Leaders inspire accomplishment. But not all leaders inspire equally; whichever one you are depends on how you engage people.
Let’s start with Simon Sinek. Sinek observes that some leaders inspire action while others do not. He illustrates his point with the golden circle, that moves us through three concentric circles from what, to how, and finally to why people act. His TED Talk on the subject has been seen over 36 million times.
Catherine Greener believes you must create a bond of empathy with people before inspiring action. Greener was hired by the auto industry to motivate employees to recycle. She walked through the shop and saw mostly candy and gum wrappers in the recycling bins. How did she inspire the auto workers to start recycling? By appealing directly to the employees’ personal priorities. She placed a sign over the recycling bins that read:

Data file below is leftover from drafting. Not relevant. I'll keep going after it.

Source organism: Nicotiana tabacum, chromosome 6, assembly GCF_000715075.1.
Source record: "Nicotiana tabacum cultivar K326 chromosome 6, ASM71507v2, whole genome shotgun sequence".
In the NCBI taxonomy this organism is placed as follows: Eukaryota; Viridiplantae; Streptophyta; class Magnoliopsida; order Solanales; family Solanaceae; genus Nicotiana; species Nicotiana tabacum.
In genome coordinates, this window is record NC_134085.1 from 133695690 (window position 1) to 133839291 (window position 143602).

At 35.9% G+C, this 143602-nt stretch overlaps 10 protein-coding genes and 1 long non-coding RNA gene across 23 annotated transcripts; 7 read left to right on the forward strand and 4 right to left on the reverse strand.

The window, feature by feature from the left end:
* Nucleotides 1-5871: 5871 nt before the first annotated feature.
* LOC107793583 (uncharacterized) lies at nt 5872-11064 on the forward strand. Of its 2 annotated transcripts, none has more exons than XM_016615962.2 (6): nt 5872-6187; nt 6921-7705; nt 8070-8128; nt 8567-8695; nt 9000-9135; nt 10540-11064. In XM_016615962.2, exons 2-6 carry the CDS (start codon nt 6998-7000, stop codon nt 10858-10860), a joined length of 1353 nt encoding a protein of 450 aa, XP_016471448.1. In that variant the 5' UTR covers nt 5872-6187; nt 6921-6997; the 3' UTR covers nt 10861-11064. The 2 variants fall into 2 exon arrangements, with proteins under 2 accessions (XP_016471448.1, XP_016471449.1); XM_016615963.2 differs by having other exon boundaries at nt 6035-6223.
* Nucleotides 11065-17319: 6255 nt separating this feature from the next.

- Aluminum cans are recycled into engine blocks, and
- Those engine blocks cost less than blocks manufactured from mined aluminum, and
- That lowers the price of cars, and
- That means more people buy cars, and
- That means greater job security.
The result? Recycling bins overflowing with aluminum cans.
The third motivator for action is the hornet. Hornets are large wasps with complex behaviors. They live in highly organized colonies in an intricate nest; a wonderful feat of engineering which is both lightweight and strong.
Most hornets are not aggressive until they are disturbed. Having a hornet in the room is a great way to motivate people to leave – most do so willingly.
Which type of motivator are you? Sinek, Greener or hornet.
The road is easier together,